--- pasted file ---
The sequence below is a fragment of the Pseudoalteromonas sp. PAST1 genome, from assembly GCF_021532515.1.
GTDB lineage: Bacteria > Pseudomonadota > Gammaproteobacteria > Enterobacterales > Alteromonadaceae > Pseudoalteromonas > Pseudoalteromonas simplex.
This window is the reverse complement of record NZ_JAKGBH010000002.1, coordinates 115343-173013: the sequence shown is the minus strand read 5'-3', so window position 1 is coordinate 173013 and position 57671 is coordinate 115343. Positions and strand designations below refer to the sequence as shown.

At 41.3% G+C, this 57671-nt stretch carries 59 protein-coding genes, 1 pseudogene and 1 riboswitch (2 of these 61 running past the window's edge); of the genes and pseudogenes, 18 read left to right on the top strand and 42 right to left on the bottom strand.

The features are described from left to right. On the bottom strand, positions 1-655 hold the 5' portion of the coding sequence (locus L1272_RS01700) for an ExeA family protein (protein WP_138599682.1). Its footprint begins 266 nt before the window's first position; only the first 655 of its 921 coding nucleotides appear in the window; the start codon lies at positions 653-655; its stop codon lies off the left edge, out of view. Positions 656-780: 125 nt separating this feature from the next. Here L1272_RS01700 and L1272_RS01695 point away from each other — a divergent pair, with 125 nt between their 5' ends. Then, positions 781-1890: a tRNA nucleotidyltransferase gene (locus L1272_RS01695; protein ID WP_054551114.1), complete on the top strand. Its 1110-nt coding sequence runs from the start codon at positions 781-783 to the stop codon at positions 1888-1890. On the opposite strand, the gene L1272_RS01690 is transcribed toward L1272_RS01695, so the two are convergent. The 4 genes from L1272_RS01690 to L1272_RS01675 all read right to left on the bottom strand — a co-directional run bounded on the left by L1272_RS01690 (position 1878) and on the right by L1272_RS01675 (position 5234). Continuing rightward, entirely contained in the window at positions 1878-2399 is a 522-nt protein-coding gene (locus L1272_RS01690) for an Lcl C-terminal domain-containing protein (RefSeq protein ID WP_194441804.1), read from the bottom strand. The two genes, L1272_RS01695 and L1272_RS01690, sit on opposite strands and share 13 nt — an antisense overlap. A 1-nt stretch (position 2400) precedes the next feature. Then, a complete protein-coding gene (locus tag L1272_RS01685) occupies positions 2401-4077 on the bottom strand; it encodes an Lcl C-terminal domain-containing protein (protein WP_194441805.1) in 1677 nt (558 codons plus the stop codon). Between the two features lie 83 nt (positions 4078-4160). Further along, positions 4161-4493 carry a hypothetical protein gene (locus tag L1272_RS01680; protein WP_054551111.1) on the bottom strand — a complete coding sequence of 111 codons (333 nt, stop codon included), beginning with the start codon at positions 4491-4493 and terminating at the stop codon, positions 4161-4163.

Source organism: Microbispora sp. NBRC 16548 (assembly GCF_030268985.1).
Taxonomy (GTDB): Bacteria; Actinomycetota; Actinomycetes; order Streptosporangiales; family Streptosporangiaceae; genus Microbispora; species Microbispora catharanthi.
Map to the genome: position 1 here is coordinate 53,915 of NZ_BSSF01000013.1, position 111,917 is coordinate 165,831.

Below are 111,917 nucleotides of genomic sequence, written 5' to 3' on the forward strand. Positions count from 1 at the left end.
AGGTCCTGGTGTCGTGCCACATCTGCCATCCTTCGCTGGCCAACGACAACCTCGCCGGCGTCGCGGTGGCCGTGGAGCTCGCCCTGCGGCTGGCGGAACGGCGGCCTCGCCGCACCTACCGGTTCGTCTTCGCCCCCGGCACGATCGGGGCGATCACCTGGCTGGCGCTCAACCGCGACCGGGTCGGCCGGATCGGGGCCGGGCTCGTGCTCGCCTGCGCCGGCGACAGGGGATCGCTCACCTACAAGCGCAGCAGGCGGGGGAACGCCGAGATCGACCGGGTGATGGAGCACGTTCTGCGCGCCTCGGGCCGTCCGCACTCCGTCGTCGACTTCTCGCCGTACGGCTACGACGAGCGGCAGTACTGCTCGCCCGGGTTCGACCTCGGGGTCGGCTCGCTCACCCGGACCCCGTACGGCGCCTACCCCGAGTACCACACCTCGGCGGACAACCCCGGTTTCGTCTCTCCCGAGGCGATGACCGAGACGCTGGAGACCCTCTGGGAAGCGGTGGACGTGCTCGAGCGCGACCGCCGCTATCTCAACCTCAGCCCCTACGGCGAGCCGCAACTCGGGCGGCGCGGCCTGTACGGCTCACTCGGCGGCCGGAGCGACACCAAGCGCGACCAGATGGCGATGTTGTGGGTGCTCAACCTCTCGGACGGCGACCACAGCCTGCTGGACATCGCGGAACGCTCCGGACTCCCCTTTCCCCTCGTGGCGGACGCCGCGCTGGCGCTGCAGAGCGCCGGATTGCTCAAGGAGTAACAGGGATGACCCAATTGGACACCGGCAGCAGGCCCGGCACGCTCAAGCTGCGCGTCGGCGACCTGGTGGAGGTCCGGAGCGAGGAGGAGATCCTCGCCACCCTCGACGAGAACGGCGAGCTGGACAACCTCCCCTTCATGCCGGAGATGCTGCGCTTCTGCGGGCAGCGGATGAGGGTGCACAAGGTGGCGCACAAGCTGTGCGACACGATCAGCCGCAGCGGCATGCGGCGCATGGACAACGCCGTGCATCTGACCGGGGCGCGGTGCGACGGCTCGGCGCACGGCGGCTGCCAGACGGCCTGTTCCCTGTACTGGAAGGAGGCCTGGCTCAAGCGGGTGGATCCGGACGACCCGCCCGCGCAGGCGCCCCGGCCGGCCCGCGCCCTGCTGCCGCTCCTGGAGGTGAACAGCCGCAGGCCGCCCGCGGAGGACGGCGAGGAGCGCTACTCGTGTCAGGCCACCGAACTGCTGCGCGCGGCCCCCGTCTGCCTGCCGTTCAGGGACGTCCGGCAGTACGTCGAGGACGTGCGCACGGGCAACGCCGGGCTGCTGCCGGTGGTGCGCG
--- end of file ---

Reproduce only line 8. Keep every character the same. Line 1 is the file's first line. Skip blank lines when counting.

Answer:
Map to the genome: position 1 here is coordinate 53,915 of NZ_BSSF01000013.1, position 111,917 is coordinate 165,831.